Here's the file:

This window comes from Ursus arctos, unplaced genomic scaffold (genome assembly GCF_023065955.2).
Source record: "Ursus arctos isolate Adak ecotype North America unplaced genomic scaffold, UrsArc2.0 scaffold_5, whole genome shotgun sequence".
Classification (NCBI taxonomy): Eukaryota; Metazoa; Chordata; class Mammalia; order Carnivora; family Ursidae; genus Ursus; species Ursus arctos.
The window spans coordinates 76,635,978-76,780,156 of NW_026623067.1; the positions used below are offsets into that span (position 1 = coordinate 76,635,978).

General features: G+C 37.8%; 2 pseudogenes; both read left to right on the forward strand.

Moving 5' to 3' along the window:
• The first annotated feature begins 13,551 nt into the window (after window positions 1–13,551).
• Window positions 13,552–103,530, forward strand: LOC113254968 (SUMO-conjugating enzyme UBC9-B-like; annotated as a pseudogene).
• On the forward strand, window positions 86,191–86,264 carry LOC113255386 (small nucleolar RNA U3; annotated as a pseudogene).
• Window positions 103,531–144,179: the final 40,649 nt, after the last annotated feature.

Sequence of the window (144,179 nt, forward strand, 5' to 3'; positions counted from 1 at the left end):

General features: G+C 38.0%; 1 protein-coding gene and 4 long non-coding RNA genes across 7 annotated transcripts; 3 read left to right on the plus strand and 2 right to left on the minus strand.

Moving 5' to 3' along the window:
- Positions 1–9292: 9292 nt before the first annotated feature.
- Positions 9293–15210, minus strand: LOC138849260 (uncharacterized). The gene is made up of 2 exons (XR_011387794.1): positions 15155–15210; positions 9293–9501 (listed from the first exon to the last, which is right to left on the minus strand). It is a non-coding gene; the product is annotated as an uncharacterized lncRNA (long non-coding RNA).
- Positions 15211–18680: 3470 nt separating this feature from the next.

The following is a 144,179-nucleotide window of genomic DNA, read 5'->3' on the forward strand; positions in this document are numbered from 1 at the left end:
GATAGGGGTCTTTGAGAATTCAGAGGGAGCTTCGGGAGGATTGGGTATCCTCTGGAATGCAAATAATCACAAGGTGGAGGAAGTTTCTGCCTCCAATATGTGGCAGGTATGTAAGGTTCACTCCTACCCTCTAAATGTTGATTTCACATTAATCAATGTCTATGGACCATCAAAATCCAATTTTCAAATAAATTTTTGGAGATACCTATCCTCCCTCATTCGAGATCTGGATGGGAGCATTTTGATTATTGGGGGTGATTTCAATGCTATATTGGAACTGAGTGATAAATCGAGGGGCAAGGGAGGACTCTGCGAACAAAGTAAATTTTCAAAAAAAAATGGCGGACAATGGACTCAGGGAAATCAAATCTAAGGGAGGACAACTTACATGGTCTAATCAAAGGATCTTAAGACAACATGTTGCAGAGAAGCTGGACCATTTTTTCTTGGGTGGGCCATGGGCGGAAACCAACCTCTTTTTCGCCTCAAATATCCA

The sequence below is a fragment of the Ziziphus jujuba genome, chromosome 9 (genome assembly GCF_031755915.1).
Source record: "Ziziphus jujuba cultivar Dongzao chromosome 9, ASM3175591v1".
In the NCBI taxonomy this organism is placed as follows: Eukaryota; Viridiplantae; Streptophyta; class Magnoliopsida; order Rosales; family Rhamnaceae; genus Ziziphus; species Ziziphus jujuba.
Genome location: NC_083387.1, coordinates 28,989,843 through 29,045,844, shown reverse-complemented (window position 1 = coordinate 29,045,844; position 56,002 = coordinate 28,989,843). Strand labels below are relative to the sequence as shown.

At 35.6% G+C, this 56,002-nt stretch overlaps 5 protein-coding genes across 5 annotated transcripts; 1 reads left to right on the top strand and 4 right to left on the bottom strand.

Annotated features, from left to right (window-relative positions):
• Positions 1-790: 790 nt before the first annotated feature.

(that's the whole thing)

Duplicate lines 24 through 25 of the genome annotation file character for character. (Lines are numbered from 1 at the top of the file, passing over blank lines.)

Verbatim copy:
Annotated features, from left to right (window-relative positions):
• Positions 1-790: 790 nt before the first annotated feature.